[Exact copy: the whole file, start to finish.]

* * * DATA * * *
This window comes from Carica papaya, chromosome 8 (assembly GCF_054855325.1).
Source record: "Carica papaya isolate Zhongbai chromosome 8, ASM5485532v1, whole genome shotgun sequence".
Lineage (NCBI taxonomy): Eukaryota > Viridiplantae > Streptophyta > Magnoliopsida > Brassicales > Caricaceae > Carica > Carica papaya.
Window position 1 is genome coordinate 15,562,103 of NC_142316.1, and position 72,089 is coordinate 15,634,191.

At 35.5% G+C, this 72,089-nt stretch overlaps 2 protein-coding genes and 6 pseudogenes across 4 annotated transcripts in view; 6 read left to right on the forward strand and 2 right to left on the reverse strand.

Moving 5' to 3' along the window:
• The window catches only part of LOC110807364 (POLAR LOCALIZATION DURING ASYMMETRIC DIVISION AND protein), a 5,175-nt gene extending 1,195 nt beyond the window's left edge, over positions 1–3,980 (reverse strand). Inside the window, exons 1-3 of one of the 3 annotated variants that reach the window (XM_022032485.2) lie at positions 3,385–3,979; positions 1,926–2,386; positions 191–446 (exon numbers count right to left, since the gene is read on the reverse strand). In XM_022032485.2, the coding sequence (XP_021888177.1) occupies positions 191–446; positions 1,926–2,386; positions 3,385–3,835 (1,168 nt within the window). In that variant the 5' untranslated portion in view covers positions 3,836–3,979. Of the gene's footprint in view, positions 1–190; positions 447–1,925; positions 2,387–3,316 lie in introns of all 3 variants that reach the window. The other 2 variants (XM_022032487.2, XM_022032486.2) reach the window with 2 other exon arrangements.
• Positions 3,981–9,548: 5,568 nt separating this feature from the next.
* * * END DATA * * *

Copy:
This window comes from Carica papaya, chromosome 8 (assembly GCF_054855325.1).
Source record: "Carica papaya isolate Zhongbai chromosome 8, ASM5485532v1, whole genome shotgun sequence".
Lineage (NCBI taxonomy): Eukaryota > Viridiplantae > Streptophyta > Magnoliopsida > Brassicales > Caricaceae > Carica > Carica papaya.
Window position 1 is genome coordinate 15,562,103 of NC_142316.1, and position 72,089 is coordinate 15,634,191.

At 35.5% G+C, this 72,089-nt stretch overlaps 2 protein-coding genes and 6 pseudogenes across 4 annotated transcripts in view; 6 read left to right on the forward strand and 2 right to left on the reverse strand.

Moving 5' to 3' along the window:
• The window catches only part of LOC110807364 (POLAR LOCALIZATION DURING ASYMMETRIC DIVISION AND protein), a 5,175-nt gene extending 1,195 nt beyond the window's left edge, over positions 1–3,980 (reverse strand). Inside the window, exons 1-3 of one of the 3 annotated variants that reach the window (XM_022032485.2) lie at positions 3,385–3,979; positions 1,926–2,386; positions 191–446 (exon numbers count right to left, since the gene is read on the reverse strand). In XM_022032485.2, the coding sequence (XP_021888177.1) occupies positions 191–446; positions 1,926–2,386; positions 3,385–3,835 (1,168 nt within the window). In that variant the 5' untranslated portion in view covers positions 3,836–3,979. Of the gene's footprint in view, positions 1–190; positions 447–1,925; positions 2,387–3,316 lie in introns of all 3 variants that reach the window. The other 2 variants (XM_022032487.2, XM_022032486.2) reach the window with 2 other exon arrangements.
• Positions 3,981–9,548: 5,568 nt separating this feature from the next.